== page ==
Big data: Buzzword for some, reality for others

I'm looking forward to my talk at WebExpo 2012 in Prague. Among many other things, I will talk about famous Peter Harris of Adpac. Peter Harris had his own personal Silicon Valley before there was anybody at The Peninsula (the story how he found his VC is legendary), and he's an icon for many of us at GoodData as we shared an office with him in 2010.

You might wonder what the connection between Mr Harris and big data is. While doing my research for the talk, I found a copy of Computerworld from 1981. One article is about Peter Harris; it starts with the following amazing line:

PORTLAND, Ore. – “Structured programming,” one of the software buzzwords for the 1980s, has been a reality for more than a decade in the data processing offices of the Georgia-Pacific Corp. (GP) headquarters here.

Mr Harris is the one who invented the term structured programming. That was in sixties. In 1981, he explains in a major  IT periodical that GO TO command is bad.

For me, that's insane. And it shows something unbelievable: What we see today as an important and doubtless trend, was actually a war of many battles. Many of them, apparently, belittling structured programming as yet another buzzword.

This is exactly where we are with big data. We feel the urge of discussing the buzzwordness of big data and we predict it will all settle down. Well, not all of us. Some have started to climb the ladder.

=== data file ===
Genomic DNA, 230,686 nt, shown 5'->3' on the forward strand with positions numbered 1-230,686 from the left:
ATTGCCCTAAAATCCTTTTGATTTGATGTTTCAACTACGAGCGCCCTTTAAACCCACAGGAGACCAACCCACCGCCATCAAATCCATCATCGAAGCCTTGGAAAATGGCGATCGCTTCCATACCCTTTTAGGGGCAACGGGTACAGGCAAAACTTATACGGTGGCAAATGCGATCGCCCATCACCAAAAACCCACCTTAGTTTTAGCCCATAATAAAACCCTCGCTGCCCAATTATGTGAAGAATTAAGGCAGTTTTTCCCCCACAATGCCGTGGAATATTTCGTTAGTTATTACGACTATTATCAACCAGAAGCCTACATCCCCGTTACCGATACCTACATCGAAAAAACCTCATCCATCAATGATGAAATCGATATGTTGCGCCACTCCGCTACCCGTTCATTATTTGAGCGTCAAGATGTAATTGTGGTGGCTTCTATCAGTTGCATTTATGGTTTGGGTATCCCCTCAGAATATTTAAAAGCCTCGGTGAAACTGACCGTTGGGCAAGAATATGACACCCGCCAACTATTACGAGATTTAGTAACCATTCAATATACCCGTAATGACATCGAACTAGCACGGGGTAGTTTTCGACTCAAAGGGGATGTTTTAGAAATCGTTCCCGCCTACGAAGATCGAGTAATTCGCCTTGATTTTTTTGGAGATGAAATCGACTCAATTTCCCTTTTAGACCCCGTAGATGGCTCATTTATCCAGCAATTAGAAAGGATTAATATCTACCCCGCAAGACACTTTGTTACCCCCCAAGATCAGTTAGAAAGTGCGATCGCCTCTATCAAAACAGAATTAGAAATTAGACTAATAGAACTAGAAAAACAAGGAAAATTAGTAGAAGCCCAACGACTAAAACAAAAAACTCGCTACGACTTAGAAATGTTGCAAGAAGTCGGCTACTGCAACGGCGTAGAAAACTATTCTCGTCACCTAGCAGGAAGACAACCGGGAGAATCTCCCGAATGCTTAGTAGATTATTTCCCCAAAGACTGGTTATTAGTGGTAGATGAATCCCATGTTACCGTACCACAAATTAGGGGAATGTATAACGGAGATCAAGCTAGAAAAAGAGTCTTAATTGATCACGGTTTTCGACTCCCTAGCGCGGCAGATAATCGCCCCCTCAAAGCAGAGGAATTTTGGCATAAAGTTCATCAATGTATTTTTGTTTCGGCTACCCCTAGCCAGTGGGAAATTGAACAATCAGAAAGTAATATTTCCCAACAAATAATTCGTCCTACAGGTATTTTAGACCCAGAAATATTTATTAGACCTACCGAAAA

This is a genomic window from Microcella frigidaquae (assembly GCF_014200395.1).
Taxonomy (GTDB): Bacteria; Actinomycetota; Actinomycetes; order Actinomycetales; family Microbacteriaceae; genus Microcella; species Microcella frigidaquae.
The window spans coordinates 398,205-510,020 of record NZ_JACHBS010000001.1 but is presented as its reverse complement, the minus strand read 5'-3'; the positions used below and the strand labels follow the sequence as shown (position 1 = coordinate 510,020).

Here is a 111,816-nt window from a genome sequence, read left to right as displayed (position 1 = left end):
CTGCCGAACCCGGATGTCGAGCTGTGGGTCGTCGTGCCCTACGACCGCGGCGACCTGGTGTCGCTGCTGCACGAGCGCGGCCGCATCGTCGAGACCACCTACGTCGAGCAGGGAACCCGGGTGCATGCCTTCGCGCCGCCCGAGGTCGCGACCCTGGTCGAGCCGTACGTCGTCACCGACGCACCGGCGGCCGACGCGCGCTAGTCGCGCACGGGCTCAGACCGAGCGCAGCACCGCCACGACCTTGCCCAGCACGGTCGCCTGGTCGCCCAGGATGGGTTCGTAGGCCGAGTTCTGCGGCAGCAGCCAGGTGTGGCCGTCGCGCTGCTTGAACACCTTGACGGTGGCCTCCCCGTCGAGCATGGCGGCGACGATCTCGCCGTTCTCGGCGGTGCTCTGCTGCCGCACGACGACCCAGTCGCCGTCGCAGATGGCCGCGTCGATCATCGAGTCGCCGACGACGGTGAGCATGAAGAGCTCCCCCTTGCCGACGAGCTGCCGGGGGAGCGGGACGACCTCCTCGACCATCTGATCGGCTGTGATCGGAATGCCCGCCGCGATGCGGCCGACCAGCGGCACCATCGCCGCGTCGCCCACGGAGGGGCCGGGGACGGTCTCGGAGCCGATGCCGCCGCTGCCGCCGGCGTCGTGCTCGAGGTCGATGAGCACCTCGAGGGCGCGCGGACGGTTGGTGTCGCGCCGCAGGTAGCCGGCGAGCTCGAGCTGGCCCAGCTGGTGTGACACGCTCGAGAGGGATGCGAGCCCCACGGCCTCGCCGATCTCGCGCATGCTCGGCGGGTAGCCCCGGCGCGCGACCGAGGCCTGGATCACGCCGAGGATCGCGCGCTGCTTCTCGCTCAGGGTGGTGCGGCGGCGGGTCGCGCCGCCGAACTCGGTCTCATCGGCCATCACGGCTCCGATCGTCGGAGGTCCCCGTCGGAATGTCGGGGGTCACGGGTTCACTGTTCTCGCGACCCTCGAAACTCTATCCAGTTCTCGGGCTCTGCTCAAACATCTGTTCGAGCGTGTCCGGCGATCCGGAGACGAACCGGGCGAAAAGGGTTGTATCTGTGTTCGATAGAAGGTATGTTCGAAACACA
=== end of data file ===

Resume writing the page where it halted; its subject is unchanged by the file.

For many, the first rung is to realize big data is all around us. Next rungs are about collecting it and analyzing it.

I believe your first step into the world of big data should be different. First you should understand big data influences your business, and–if you're smart–big data can drive your business.

To analyze big data is futile if you don't take any action. That's why credit card companies work with big data for years without even calling it big data. Yes, the volume is epic but that's just one feature of big data (and definitely not the crucial one).

Dust is swirling, visibility is low. You can wait and read more and more definitions of big data. Or, you can be Peter Harris and do what it takes. His story shows the stakes can be incredibly high.

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